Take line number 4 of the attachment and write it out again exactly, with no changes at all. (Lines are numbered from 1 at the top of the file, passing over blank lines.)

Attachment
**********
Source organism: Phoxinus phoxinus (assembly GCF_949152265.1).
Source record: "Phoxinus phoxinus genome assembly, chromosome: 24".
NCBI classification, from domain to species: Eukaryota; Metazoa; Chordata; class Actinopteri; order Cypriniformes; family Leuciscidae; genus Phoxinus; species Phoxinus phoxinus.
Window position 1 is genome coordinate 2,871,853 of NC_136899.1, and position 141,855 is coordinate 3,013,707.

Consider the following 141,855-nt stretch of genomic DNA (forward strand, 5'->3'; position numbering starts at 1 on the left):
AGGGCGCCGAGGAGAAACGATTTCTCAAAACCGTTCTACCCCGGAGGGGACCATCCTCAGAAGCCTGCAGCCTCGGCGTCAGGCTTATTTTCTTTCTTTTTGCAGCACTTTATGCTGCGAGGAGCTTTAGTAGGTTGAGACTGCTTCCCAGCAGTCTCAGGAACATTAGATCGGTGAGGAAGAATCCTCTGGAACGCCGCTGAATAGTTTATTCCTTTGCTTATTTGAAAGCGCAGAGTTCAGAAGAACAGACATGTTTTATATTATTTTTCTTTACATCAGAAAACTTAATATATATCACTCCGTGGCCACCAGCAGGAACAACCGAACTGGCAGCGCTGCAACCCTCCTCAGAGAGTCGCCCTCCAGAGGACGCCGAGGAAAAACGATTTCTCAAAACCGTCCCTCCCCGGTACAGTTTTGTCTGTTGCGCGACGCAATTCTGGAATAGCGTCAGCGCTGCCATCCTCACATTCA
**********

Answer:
Window position 1 is genome coordinate 2,871,853 of NC_136899.1, and position 141,855 is coordinate 3,013,707.